"Well, honey, when you're an old goat like her, you will. Look at her, poor old thing with that wet rag, trying to cool her neck. Good Lord. What a life."

    "Shuh! Dawg life better, iffin you ask me!"

    I smiled at her. Beth's Gullah wasn't great, but we were working on it.

    "This 'eah life done been plan by Gawd's hand, chile," I said.

    It was a small but important blessing how the Gullah language of my youth had become a communication link to her. A budding teenager was a terrible curse for a single parent, especially given the exotic possibilities of our family's gene pool. But speaking Gullah had become a swift ramp to her soul.

    Gullah was the Creole language developed by West Africans when they were brought to the Lowcountry as slaves. While it mostly used English words in our lifetime, it had a structure and cadence all its own and most especially it had many unforgettable idiomatic expressions.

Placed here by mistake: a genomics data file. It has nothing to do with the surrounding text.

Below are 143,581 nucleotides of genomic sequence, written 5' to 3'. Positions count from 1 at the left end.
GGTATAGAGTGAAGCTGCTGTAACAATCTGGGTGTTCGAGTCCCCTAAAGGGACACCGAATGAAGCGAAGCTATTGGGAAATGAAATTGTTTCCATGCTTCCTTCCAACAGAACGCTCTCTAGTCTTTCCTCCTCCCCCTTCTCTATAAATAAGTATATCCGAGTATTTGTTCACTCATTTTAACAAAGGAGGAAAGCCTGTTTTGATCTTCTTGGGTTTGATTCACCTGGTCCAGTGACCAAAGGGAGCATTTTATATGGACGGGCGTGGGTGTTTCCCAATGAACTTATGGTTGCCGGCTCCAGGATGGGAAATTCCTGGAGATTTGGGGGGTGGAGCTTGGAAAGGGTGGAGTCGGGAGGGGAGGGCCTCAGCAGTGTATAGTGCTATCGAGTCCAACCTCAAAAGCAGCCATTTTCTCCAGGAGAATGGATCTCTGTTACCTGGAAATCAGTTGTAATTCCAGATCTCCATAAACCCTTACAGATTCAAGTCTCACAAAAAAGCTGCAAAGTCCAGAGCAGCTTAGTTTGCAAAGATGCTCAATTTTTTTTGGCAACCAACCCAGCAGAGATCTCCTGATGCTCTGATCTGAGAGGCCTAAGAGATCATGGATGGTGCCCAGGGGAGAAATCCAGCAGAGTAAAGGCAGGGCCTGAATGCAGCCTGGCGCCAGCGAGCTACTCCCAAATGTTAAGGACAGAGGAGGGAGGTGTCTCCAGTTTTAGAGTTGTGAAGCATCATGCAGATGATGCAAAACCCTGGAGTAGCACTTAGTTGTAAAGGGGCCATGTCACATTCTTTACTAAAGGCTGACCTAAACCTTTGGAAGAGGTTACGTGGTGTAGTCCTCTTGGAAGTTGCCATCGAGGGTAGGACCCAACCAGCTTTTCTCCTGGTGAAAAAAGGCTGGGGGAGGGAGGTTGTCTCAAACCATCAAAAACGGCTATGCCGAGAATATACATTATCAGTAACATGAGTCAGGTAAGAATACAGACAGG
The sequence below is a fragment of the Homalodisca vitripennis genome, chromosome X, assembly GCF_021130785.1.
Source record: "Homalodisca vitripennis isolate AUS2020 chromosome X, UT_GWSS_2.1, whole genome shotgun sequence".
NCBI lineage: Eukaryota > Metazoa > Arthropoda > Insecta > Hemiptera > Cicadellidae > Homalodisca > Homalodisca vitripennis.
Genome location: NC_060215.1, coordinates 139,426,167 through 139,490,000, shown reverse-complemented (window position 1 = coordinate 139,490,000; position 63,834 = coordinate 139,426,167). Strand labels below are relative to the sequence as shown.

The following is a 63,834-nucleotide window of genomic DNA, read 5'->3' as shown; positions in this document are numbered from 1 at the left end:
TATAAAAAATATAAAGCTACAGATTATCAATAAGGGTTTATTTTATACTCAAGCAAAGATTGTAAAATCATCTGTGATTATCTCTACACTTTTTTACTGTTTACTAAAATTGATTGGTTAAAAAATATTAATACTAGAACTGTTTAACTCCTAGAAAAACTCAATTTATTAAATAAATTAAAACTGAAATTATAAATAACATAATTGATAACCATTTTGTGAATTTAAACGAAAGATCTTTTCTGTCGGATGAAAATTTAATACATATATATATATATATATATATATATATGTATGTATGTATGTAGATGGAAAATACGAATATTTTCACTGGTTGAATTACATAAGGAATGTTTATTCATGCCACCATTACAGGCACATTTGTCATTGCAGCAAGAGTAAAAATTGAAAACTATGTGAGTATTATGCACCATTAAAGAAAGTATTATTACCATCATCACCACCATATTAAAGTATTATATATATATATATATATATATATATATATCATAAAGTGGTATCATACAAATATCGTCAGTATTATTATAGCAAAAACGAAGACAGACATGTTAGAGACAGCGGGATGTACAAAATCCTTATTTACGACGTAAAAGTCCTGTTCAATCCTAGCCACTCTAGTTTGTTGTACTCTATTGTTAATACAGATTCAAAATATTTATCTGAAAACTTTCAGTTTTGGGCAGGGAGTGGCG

It was spoken by Livvie, taught to us, and we passed on the tradition to our own children. We used it to speak endearing words to each other, to end a small disagreement or to ignite memories of the tender time we spent with Livvie. When I was Beth's age every kid on the Island spoke Gullah to some extent, at least those lucky enough to have someone like Livvie.

    I stopped at the corner for some gas at Buddy's Gulf Station, the Island institution renowned for price gouging on everything from gasoline to cigarettes. We got out of the car, I to perform the elegant task of pumping the gas and Beth to get a cold Coke. A group of old Island salts were ogling the thermometer in front of Buddy's store. One of the old men called out to Buddy.